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Expansion Draft

Expansion Mock Draft: Petr Mrazek, Antti Raanta to Golden Knights's Pete Jensen believes Vegas will focus on goaltending, build assets for potential trades

by Pete Jensen @NHLJensen / Senior Fantasy Editor

Each of the 30 NHL teams submitted its list of protected players on Saturday for the 2017 NHL Expansion Draft. The Vegas Golden Knights, the League's 31st team, have until 10 a.m. ET on Wednesday to make their picks for the NHL Expansion Draft.

The Golden Knights will select 30 players, one from each team. Vegas must take a minimum of 14 forwards, nine defensemen and three goalies. At least 20 of the players must already be under contract for next season. Vegas must select players whose average annual salaries add up to at least $43.8 million, or 60 percent of the $73 million salary cap that was in place for this season.

Before the Golden Knights announce their picks during the 2017 NHL Awards and NHL Expansion Draft presented by T-Mobile in Las Vegas on Wednesday (8 p.m. ET; NBCSN, SN), Senior Fantasy Editor Pete Jensen reveals who he would have Vegas take (cap charges according to


[RELATED: Tom Gulitti's Expansion Mock Draft | Dan Rosen's Expansion Mock Draft]



Marc-Andre Fleury (Pittsburgh Penguins; cap charge: $5.75 M): Fleury was 6-1 during the Stanley Cup Playoffs when facing 35 or more shots. He also had two shutouts, including one in Game 7 of the Eastern Conference Second Round. The 32-year-old is equipped to be the Golden Knights' starter and help groom a younger goalie as his potential successor. He's also a model citizen, popular in the locker room and brings instant credibility as a three-time Stanley Cup winner.

Video: OTT@PIT, Gm2: Fleury robs Turris through traffic

Petr Mrazek (Detroit Red Wings; cap charge: $4 M): It was a surprise to see Mrazek on the list of unprotected players considering he's 25 and one year removed from a strong season (27 wins, .921 save percentage, four shutouts in 2015-16). He also has a .931 save percentage and three shutouts in 10 postseason starts. Yes, he's coming off a poor season, but a change of scenery could be just what he needs. Mrazek has one season left on his contract and can become a restricted free agent after next season.

Michal Neuvirth (Philadelphia Flyers; cap charge: $2.35 M): The Golden Knights can select players in the expansion draft and then trade them; with a newly signed two-year contract at an affordable salary-cap number, Neuvirth could be a potential chip. He has played more than 40 games in a season once in his NHL career but could be a reliable backup for a contender, as indicated by his relief work for the Flyers in the 2016 playoffs against the Washington Capitals. Vegas could try to stockpile proven goalies in addition to Fleury for potential trades.

Antti Raanta (New York Rangers; cap charge: $1 M): Raanta has been one of the NHL's best backup goaltenders for the past two seasons and probably deserves a shot to be a starter; it's the same scenario faced by Cam Talbot, who was traded by the Rangers to the Edmonton Oilers in 2015. Whether Raanta's opportunity comes with the Golden Knights or with a different team is another question. After a solid performance behind Henrik Lundqvist (16-8-2, 2.26 goals-against average, .922 save percentage, four shutouts in 30 games) and one year remaining on a low-cost contract, Raanta looks like he's ready for bigger things.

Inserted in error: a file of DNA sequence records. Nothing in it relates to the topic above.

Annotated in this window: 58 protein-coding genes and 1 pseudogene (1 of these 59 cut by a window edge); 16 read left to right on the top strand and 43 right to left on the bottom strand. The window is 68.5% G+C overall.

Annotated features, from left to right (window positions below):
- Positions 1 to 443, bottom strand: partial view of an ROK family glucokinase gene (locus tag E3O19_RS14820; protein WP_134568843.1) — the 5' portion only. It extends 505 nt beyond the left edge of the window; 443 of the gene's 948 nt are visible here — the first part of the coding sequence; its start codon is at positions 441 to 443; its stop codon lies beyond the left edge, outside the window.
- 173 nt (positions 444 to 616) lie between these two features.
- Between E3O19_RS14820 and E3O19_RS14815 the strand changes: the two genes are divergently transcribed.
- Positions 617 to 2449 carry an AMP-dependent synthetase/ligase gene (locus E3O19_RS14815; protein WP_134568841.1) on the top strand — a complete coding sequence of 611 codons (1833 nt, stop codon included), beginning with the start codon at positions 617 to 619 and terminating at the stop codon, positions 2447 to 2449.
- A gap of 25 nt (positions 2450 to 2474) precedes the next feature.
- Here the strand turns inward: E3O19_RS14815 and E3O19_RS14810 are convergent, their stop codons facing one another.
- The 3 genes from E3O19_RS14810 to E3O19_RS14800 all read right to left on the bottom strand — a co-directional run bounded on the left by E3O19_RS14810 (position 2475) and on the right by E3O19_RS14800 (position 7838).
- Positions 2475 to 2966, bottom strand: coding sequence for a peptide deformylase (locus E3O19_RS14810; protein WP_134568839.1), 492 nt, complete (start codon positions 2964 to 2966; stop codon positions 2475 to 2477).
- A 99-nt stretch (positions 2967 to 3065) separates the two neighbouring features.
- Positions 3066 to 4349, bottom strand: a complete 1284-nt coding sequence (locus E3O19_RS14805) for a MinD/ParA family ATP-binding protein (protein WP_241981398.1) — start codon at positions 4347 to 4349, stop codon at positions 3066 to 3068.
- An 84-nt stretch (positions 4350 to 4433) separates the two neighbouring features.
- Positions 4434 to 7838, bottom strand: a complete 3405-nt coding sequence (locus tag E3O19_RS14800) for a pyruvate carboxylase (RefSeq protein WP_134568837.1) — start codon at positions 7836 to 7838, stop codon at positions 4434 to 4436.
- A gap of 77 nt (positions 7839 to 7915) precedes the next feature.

Video: NYR@NJD: Raanta gobbles up Moore's snap shot



James Neal (Nashville Predators; cap charge: $5 M): Since 2011-12, Neal ranks 14th in the NHL in goals (165 in 398 games). The 29-year-old has scored at least 21 goals in each of his nine NHL seasons and figures to fit into a top-line, first power-play role with the Golden Knights. It's tough to pass on Predators center Colton Sissons, but Neal is by far the best goal-scorer available and brings little risk with one year left on his contract.

Video: PIT@NSH, Gm3: Neal banks puck in off Murray's glove

Mikkel Boedker (San Jose Sharks; cap charge: $4 M): Boedker has three years remaining on his contract and would give the Golden Knights a speedy forward with power-play skills. The 27-year-old struggled and played mostly bottom-six minutes in San Jose, but is one season removed from 51 points (17 goals, 34 assists) when he played on the first power-play unit for the Arizona Coyotes. A new team could revitalize his career, and Boedker's cap hit and length of contract would ensure Vegas exceeds the salary cap floor for the next few seasons.

David Perron (St. Louis Blues; cap charge: $3.75 M): There are some younger forward options available from St. Louis, including Magnus Paajarvi and Dmitrij Jaskin, but Perron is a more seasoned offensive player who can help immediately as a top-nine forward. Perron was the Blues' fifth-leading scorer this season with 46 points (18 goals, 28 assits) and carries a moderate cap hit for a forward who blends physicality with offensive ability. Perron, like Neal, has a modified no-trade clause and has one year remaining on his contract.